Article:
Media Lens - October 15, 2009
In our previous alert ('The Westminster Conspiracy,' October 8) we described how the media's insistence that journalists be 'balanced', that they keep their personal opinions to themselves, is used as a tool of thought control.
Journalists who criticise powerful interests can be attacked for their 'bias', for revealing their prejudices. On the other hand, as we will see in the examples below, almost no-one protests, or even notices, the lack of balance in patriotic articles reporting on the experience of British troops fighting in Iraq and Afghanistan, on the credibility of British and American elections, or on claims that the West is spreading democracy across the Third World. Then, notions of patriotism, loyalty, the need to support 'our boys', make 'balance' seem disloyal, disrespectful; an indication, in fact, that a journalist is 'biased.'
The media provide copious coverage of state-sponsored memorials commemorating the 50th, 60th, 65th anniversaries of D-Day, the Battle of Britain, the Battle of Arnhem, the retreat from Dunkirk, the Battle of the Atlantic, the 25th anniversary of the Falklands War, and so on. Even the 200th anniversary of The Battle of Trafalgar was a major news item. Remembrance Sunday, Trooping The Colour, Beating The Retreat, the Fleet Review are all media fixtures. The military is of course happy to supply large numbers of troops and machines for these dramatic flypasts, parades and reviews.
On June 11, 2005, senior BBC news presenter, Huw Edwards, provided the commentary for Britain's Trooping The Colour military parade, describing it as "a great credit to the Irish Guards". Imagine if Edwards had added:
"While one can only be impressed by the discipline and skill on show in these parades, critics have of course warned against the promotion of patriotic militarism. The Russian novelist Tolstoy, for one, observed:
"'The ruling classes have in their hands the army, money, the schools, the churches and the press. In the schools they kindle patriotism in the children by means of histories describing their own people as the best of all peoples and always in the right. Among adults they kindle it by spectacles, jubilees, monuments, and by a lying patriotic press.'" (Tolstoy, Government is Violence - Essays on Anarchism and Pacifism, Phoenix Press, 1990, p.82)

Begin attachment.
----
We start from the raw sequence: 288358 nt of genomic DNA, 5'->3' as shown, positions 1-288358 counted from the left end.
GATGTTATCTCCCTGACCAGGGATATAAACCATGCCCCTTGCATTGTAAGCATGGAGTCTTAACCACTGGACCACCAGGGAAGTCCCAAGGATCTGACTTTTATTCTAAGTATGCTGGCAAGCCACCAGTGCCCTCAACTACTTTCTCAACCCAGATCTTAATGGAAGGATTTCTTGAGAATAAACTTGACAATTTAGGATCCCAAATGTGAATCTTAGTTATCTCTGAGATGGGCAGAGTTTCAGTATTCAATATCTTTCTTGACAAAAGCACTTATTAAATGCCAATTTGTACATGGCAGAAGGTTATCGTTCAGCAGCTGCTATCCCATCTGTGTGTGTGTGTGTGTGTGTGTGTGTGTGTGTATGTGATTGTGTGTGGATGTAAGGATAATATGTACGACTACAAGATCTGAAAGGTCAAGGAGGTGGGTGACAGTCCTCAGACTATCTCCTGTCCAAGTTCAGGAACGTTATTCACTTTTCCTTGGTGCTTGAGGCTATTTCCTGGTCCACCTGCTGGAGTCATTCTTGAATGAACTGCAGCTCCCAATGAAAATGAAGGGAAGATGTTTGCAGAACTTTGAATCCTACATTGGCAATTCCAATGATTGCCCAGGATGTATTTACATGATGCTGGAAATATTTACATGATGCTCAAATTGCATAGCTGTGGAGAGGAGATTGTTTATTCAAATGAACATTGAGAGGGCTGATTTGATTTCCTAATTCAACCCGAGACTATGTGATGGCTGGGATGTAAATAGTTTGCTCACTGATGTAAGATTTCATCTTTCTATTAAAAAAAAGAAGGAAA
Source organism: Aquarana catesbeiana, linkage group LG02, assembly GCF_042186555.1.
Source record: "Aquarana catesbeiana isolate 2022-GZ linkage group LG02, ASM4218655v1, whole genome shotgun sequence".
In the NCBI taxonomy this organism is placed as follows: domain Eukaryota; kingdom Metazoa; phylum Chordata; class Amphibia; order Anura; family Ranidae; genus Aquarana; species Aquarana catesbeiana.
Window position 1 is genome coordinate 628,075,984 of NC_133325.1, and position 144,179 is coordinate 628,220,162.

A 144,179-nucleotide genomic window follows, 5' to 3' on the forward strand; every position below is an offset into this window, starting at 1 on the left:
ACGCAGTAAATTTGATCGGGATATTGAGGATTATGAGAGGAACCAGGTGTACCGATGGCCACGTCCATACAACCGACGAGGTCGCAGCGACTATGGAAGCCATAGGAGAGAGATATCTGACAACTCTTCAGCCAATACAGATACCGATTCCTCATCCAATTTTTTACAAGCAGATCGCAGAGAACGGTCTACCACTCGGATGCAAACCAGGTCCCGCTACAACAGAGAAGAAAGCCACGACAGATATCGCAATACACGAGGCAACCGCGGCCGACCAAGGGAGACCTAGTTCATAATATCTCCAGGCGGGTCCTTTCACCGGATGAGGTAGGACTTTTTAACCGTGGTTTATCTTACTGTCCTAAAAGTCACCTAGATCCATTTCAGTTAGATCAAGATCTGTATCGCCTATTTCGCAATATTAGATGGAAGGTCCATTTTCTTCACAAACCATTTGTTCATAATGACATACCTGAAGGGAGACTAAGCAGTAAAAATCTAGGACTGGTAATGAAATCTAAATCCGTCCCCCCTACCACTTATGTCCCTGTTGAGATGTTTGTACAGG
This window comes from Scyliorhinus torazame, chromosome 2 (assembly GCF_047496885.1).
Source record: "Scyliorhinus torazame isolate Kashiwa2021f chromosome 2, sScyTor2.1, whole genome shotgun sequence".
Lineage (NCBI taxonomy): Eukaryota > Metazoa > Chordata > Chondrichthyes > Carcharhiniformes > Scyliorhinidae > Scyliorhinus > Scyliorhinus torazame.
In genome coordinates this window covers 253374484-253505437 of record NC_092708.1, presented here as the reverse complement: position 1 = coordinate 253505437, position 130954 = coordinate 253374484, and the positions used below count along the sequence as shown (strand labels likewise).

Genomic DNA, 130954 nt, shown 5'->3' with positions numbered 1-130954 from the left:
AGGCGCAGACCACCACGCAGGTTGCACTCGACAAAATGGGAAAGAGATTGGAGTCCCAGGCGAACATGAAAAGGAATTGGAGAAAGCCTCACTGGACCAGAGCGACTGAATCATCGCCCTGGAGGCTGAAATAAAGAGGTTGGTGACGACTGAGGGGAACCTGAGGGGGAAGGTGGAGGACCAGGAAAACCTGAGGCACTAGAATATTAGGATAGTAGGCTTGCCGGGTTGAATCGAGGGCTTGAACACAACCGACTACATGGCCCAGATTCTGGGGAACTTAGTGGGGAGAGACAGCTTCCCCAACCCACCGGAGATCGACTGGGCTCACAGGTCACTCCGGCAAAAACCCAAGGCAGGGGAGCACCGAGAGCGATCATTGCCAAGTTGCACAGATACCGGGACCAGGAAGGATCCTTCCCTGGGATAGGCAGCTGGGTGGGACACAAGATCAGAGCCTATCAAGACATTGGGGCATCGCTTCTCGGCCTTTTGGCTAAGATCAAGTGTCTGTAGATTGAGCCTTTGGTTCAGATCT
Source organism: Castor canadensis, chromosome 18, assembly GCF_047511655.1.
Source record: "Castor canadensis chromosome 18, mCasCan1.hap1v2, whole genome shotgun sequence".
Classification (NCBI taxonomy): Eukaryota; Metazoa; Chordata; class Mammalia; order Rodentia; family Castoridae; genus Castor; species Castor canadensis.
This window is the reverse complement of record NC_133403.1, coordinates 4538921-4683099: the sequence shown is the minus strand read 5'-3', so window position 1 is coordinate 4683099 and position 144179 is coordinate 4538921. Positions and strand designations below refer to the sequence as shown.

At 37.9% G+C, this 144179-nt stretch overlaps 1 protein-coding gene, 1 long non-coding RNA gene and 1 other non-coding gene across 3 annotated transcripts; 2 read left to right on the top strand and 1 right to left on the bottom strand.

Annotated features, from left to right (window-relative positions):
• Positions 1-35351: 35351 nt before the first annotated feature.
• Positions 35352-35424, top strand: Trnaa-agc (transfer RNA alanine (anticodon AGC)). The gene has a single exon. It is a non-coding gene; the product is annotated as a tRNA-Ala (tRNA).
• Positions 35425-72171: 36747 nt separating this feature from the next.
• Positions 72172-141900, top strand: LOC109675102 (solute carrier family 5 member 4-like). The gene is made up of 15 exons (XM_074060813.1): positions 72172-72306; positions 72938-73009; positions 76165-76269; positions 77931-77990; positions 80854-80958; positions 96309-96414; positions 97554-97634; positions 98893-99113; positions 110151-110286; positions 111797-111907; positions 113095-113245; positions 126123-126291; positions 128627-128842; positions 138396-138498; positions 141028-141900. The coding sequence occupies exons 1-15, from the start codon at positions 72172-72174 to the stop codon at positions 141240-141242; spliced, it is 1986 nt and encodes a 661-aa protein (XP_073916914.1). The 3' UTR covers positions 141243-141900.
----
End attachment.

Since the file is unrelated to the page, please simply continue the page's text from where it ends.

Edwards would not have been applauded for providing this 'balance'. He would have been condemned far and wide as a crusading crackpot, and hauled before senior BBC management.
When the Archbishop of Canterbury recently offered the mildest of criticisms of the invasion of Iraq in a sermon in St Paul's Cathedral, the Sun newspaper responded: 'Archbishop of Canterbury's war rant mars troops tribute.' It added:
"The Archbishop of Canterbury yesterday hijacked a service honouring the sacrifice of British troops in Iraq - to spout an anti-war rant." (http://www.thesun.co.uk/sol/homepage/news/
The Archbishop's crime was heinous indeed, as the Sun explained:
"In an astonishing breach of convention, he then accused politicians of failing to think enough about the war's human cost.
"Speaking from the pulpit of St Paul's, Dr Williams said:
"'It would be a very rash person who would feel able to say without hesitation, this was absolutely the right or the wrong thing to do, the right or the wrong place to be. The conflict in Iraq will, for a long time yet, exercise the historians, the moralists, the international experts. Reflecting on the years of the Iraq campaign, we cannot say that no mistakes were ever made.'"
We would be interested to see Williams' case for arguing that invading Iraq might have been the +right+ thing to do. It could hardly be more obvious that invading was "the wrong thing to do" - it resulted in the virtual destruction of an entire country. It was also a monumental crime and not a mistake.
The Sun's article was archived under "news/campaigns/our_boys". As Tolstoy would have understood, the Sun is in fact a bitter class enemy of "our boys". It is a rich man's propaganda toy parading as a trusty pal of 'ordinary people'. We wrote to Williams on October 12:
Dear Rowan Williams
In your October 9 sermon at St Paul's Cathedral, you spoke movingly of the cost paid in Iraq by British servicemen and women, and their families:
"Justice does not come without cost. In the most obvious sense, it is the cost of life and safety. For very many here today, that will be the first thing in their minds and hearts - along with the cost in anxiety and compassion that is carried by the families of servicemen and women." (http://www.guardian.co.uk/commentisfree/
But you made no mention of Iraqi civilian or military suffering. According to an October 2006 report published in the Lancet medical journal, the US-UK invasion had by then caused some 655,000 excess deaths. In February 2007, Les Roberts, co-author of the report, argued that Britain and America might have triggered in Iraq "an episode more deadly than the Rwandan genocide", in which 800,000 people were killed. (Roberts, 'Iraq's death toll is far worse than our leaders admit,' The Independent, February 14, 2007; http://comment.independent.co.uk/-
Later that year, the BBC reported:
"More than a million Iraqis have been killed since the invasion in 2003, according to the British polling company ORB." (Newsnight, BBC2, September 14, 2007)
Why did you make no mention of these death tolls and of the truly awesome suffering of the Iraqi population?
We have received no reply.